It’s all in what’s written: High Court lays down the law for the contractor/employee dichotomy It’s all in what’s written: High Court lays down the law for the contractor/employee dichotomy

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It’s all in what’s written: High Court lays down the law for the contractor/employee dichotomy

28 February 2022 | Employment and Safety

Following a detailed examination of the terms of the contract between the parties, which was wholly in writing, and a clarification of how Courts should approach these questions, the majority of the High Court of Australia found that the character of the contract between the parties was one of an employer and employee rather than one of a contractor and principal.

In Issue

  • Whether an individual engaged by a labour hire company ostensibly as an independent contractor, to work for third party companies, was in fact an employee of the labour hire company.

The background

Mr McCourt arrived in Australia on a working holiday visa from the UK, where he had previously worked in hospitality and as a part-time bricklayer. He obtained a “white card” in Western Australia that enabled him to work on construction sites. He then contacted Personnel Contracting Pty Ltd t/as Construct (Construct), which described itself as a labour hire company, to express interest in obtaining work. During an interview Mr McCourt indicated that he was prepared to do any construction labouring that he was capable of and to work on weekends; that he had his own means of transport to get to jobs; that he was available to start work immediately; and that he had a hard hat, steel-capped boots and hi-vis clothing. Mr McCourt was then offered the position, where he was informed of the rate of pay and provided with documents to sign which included an Administrative Services Agreement (ASA) (which described Mr McCourt as a "self-employed contractor") and a "Contractor Safety Induction Manual" (Manual).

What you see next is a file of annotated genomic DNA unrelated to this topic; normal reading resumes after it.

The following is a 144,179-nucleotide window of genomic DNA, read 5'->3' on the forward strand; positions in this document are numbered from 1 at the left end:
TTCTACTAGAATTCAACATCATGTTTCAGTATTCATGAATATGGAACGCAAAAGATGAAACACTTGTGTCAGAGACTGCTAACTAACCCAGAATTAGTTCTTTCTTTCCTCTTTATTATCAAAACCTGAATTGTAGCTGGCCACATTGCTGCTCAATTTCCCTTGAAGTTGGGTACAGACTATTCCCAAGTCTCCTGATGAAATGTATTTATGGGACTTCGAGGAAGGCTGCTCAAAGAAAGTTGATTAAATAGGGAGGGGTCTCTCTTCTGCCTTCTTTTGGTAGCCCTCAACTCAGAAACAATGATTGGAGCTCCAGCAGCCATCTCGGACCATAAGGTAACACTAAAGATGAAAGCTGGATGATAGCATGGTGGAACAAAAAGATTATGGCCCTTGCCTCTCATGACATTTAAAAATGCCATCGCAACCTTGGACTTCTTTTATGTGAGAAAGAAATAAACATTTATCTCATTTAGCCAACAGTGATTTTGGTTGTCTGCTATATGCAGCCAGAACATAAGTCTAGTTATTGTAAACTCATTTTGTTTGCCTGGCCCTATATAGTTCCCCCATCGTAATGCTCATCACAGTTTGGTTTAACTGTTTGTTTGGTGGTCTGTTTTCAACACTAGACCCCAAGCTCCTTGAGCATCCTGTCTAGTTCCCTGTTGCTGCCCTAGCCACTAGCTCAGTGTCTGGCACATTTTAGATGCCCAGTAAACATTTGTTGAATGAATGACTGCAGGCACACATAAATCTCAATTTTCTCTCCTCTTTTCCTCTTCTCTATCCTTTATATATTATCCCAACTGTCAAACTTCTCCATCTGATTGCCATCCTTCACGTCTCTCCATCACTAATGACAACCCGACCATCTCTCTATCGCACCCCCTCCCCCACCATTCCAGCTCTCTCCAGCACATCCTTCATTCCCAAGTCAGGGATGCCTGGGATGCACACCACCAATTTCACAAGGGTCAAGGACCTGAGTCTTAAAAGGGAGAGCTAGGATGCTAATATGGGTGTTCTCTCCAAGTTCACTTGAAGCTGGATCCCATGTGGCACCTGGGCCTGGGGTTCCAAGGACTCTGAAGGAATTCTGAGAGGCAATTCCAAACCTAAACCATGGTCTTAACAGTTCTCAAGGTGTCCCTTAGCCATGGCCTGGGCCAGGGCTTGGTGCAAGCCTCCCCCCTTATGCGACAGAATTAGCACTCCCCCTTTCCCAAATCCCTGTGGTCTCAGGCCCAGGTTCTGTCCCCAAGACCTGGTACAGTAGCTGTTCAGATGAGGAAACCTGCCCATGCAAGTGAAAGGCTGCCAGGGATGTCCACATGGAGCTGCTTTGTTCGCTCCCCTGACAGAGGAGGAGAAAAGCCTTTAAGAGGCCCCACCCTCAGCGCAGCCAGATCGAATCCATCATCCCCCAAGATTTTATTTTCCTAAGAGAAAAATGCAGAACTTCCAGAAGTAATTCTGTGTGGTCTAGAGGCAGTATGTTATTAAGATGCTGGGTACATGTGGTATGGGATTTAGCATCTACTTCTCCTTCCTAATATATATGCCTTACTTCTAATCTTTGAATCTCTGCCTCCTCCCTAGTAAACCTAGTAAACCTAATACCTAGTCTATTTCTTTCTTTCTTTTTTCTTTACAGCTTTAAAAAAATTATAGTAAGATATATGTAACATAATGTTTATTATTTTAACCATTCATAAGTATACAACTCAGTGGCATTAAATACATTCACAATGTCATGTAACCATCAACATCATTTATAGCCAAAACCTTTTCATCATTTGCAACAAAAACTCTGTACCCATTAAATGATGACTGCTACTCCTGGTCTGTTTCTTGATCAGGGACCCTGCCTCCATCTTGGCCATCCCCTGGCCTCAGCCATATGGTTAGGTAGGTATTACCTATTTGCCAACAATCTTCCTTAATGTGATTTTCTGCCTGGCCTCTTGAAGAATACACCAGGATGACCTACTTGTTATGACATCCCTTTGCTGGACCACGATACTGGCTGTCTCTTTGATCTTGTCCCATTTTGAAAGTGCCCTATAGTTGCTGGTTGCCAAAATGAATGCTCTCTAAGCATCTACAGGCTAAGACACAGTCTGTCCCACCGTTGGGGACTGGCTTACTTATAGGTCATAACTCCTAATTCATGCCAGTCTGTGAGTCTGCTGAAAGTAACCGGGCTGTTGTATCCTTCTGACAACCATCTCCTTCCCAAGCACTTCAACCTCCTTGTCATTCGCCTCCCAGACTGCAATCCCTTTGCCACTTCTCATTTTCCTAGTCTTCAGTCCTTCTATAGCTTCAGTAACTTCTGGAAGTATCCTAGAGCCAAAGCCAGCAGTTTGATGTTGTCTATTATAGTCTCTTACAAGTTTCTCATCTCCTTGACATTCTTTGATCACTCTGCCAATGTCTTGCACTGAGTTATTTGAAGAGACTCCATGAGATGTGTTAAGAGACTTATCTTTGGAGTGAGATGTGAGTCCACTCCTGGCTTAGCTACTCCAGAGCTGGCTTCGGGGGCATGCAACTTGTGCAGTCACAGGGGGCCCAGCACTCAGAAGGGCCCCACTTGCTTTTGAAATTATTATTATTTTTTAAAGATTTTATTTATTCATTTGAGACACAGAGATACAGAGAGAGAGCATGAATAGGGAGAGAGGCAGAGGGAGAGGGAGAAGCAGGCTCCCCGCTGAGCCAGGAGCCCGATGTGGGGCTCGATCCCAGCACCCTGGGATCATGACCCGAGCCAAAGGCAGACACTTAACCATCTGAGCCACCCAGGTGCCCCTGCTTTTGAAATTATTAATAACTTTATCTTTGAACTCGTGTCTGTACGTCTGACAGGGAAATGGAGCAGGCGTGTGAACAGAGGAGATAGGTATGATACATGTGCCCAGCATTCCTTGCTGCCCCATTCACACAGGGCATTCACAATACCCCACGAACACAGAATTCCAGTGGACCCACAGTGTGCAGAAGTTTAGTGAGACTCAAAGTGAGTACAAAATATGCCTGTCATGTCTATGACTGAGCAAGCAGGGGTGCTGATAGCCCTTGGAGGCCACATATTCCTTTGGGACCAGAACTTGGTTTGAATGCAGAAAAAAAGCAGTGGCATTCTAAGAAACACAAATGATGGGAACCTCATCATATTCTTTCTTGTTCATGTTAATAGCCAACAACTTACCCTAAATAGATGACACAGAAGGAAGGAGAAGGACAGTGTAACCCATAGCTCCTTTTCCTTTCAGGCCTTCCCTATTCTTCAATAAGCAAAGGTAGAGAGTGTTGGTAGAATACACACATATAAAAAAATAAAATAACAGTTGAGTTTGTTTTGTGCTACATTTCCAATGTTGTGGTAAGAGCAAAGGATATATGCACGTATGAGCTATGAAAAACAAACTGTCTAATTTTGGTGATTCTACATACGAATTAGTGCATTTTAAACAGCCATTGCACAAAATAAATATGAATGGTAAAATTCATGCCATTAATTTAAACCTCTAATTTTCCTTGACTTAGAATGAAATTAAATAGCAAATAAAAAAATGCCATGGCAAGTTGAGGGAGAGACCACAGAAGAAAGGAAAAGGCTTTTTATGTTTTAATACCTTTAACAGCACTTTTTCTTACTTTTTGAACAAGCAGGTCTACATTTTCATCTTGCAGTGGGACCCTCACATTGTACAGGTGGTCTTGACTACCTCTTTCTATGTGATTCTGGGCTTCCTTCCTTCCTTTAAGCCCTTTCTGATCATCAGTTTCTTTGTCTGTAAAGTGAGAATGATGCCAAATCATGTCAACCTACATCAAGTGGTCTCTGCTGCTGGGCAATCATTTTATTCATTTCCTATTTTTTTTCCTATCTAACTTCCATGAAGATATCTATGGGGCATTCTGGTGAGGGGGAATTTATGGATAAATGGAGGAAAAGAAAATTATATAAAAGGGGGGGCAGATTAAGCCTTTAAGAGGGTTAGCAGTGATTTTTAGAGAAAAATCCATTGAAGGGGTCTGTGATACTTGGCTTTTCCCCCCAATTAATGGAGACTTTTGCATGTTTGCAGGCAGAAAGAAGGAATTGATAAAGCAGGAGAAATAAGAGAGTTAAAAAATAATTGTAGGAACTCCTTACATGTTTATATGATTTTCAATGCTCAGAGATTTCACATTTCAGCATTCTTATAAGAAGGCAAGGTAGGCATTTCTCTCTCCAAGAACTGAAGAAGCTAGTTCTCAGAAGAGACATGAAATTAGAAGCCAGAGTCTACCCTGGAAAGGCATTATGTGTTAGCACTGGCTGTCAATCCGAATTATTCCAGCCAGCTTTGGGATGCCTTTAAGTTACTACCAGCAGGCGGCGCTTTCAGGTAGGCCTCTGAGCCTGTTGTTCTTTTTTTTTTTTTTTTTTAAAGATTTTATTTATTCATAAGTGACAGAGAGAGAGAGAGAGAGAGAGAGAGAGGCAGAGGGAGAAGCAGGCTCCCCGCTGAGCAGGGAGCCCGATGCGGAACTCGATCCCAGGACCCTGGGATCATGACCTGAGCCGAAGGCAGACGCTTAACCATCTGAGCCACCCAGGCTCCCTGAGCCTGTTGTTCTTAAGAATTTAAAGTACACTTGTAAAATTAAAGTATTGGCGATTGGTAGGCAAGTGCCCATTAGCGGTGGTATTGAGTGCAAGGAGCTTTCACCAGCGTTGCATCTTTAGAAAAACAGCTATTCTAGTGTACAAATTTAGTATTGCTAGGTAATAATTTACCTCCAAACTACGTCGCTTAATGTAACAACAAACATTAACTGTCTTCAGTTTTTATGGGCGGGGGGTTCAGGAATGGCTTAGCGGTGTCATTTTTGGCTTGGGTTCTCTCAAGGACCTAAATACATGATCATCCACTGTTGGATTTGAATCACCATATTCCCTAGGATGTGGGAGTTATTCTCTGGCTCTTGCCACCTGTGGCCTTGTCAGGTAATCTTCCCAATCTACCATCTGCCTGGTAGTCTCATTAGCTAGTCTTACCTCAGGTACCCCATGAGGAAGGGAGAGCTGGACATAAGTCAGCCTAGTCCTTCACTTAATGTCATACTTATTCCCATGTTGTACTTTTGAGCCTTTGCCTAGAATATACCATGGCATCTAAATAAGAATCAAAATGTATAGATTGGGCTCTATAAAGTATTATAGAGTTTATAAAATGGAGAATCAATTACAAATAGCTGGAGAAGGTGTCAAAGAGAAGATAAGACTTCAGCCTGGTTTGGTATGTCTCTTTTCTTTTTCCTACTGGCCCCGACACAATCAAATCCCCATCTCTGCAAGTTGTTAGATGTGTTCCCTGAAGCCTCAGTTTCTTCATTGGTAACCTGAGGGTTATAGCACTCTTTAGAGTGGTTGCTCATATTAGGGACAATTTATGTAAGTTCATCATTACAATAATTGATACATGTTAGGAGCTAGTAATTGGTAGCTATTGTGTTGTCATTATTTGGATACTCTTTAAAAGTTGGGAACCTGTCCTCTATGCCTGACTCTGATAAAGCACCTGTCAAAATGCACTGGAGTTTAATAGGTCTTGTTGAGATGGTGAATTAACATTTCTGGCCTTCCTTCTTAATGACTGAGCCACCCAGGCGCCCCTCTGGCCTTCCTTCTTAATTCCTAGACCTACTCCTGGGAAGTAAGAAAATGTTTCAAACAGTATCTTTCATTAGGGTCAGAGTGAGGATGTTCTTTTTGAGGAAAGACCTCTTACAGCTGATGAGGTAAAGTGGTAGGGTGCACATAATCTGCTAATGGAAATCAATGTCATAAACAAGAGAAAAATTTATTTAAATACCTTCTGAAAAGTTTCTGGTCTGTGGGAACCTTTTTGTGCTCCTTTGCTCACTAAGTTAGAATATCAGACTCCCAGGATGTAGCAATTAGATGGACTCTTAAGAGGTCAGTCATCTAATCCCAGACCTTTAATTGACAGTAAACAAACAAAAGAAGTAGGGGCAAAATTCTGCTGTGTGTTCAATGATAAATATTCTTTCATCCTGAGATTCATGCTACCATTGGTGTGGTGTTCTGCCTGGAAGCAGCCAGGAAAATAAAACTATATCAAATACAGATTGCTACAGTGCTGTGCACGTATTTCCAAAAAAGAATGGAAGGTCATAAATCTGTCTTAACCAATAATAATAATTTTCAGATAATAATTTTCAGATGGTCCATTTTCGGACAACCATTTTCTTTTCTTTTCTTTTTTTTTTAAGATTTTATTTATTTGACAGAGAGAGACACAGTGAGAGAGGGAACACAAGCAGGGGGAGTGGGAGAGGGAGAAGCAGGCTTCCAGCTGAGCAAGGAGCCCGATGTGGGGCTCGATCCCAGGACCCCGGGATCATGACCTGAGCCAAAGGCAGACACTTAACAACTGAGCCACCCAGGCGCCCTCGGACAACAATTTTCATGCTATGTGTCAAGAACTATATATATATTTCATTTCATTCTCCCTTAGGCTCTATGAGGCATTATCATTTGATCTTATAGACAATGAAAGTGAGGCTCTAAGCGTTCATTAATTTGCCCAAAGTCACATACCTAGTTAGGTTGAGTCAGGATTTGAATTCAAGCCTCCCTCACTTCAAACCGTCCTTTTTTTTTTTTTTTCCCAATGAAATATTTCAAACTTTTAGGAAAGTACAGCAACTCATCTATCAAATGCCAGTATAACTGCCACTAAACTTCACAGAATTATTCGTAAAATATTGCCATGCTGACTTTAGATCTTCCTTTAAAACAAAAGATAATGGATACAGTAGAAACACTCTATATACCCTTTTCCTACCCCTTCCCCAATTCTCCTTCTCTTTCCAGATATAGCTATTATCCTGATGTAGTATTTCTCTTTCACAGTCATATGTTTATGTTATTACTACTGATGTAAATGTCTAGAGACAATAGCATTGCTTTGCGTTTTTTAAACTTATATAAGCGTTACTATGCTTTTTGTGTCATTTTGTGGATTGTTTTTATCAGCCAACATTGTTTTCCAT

The ASA set out the main terms of agreement, supplemented by the Manual, which was found by the Full Court of the Federal Court of Australia (FCFCA) to be "contractual in nature". The ASA made separate provision for the rights and obligations of each party. Mr McCourt was then sent to work on two sites run by a company called Hanssen, on three separate occasions. Construct's relationship with Hanssen was governed by a "Labour Hire Agreement" (LHA). The LHA described Construct as "an administrative services agency, liaising between the client [ie, Hanssen] and self-employed contractors for the provision of labour by self-employed contractors to the client".

The decision at first instance and before the FCFCA

The CFMMEU and Mr McCourt commenced proceedings against Construct in the Federal Court of Australia (FCA), seeking compensation and penalties pursuant to the Fair Work Act 2009 (Cth). The claims were made on the basis that Construct had not paid Mr McCourt according to his entitlement, as an employee of Construct, to payment in accordance with the Building and Construction General On-site Award 2010.